Connected scales Smart Mat reorder goods without requiring a lot of human interaction. The device uses its original algorithm with sensors and connects to a smartphone via Wi-Fi. It eliminates time-consuming manual tasks and allows employees to focus on more productive activities. It is an efficient, cost saving technology that can also drive sales.
The initial prototype was designed and developed in Japan by Kyoto Shisaku Net, our local partners.

How does it work?

  1. Register on SmartShopping website with your smartphone or computer.

Configure a list of e-commerce sites like Amazon, Rakuten, Askul, Momotaro etc. where you want to place orders.

2. For the first time, put an item onto the smart scale.

Select an item name and total weight from a catalog data. Smart scales cannot measure weight for very small and light items, such as medicine. However, large products do not pose a problem because they can be placed on four Smart Mats.

3. Keep the smart scale turned on and connected to Wi-Fi.

The device does not consume a lot of electricity because 99% of the time it sleeps. Generally speaking, it wakes up once an hour, checks the remaining stock and goes to sleep again. Once in a week, you will be notified by email about percentage of the supplies left.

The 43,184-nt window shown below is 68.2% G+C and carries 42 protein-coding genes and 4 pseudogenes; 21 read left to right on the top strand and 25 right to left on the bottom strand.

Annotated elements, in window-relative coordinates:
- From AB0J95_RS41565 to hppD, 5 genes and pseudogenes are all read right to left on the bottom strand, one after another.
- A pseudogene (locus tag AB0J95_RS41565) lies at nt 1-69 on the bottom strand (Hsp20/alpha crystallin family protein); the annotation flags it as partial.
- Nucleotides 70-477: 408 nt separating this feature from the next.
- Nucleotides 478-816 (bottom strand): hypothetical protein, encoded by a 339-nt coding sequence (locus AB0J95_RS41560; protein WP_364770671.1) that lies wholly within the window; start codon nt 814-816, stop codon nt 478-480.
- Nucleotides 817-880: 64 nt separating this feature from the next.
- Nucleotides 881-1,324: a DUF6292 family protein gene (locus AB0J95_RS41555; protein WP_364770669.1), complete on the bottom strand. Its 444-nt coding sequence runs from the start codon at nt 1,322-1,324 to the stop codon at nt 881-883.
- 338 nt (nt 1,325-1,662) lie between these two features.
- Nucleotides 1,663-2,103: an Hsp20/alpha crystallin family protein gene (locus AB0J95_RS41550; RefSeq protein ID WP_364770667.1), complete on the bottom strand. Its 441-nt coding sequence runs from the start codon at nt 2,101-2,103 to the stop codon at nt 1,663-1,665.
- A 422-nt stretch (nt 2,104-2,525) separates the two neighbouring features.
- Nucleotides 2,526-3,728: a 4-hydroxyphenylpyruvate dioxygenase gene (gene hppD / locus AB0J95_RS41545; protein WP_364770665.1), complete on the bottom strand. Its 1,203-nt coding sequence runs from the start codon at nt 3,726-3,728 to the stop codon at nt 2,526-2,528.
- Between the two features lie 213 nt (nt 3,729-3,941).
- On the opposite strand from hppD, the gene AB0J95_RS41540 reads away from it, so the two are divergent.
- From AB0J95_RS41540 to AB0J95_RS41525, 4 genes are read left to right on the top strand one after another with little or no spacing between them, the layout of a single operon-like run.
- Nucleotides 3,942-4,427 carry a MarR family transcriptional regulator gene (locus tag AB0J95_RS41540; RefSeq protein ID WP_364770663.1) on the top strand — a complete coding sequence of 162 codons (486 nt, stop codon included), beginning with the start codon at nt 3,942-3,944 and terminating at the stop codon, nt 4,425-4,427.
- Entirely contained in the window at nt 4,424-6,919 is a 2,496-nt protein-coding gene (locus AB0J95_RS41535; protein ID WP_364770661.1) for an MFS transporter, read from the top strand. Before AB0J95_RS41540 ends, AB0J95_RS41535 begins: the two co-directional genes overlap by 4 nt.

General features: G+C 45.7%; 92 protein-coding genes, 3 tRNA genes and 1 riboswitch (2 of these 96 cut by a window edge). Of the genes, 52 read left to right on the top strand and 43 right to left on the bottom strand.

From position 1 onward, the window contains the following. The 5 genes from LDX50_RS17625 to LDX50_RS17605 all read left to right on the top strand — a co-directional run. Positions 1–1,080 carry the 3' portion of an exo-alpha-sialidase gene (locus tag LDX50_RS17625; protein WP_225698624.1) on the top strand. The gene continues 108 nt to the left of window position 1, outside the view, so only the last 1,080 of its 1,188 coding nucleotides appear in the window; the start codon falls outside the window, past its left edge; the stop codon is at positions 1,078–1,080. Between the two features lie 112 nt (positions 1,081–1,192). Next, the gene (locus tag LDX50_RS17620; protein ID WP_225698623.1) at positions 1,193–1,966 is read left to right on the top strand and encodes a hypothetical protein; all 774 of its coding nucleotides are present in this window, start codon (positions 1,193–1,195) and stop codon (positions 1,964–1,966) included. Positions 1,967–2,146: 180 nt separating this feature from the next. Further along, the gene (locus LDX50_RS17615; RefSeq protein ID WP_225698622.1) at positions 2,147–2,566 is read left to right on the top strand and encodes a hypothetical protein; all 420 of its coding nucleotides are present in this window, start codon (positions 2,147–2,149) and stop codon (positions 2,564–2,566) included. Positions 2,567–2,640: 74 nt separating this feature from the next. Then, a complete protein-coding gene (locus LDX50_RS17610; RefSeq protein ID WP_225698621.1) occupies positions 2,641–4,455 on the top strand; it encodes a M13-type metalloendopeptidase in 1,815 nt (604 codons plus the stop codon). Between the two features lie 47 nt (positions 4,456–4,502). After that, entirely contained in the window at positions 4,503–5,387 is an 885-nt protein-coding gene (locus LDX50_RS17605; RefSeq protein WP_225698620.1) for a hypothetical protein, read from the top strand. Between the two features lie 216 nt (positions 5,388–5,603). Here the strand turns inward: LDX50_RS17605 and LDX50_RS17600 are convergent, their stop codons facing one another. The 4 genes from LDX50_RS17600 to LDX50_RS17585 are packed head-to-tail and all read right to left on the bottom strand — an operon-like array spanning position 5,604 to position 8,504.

4. Once the product is gone, the smart scale will order a new one on your behalf.

Meet the Team

Smart Shopping Co-Founder Hidetoshi Hayashi has had an intense career that started decades ago at the telecom Nihon Telesystems. For the three years, he worked for the world’s largest online retailer Amazon running membership services and subscription commerce programs for consumables. In 2014, Hidetoshi Hayashi co-founded Smart Shopping with Takayuki Shiga from Cyber Agent, a pioneer company doing digital business in Japan.

Hidetoshi Hayashi: I am in charge of the operations linked to e-commerce. Other co-founder comes from a different background, such as financing and advertising that is why allocating responsibilities becomes both obvious and effective.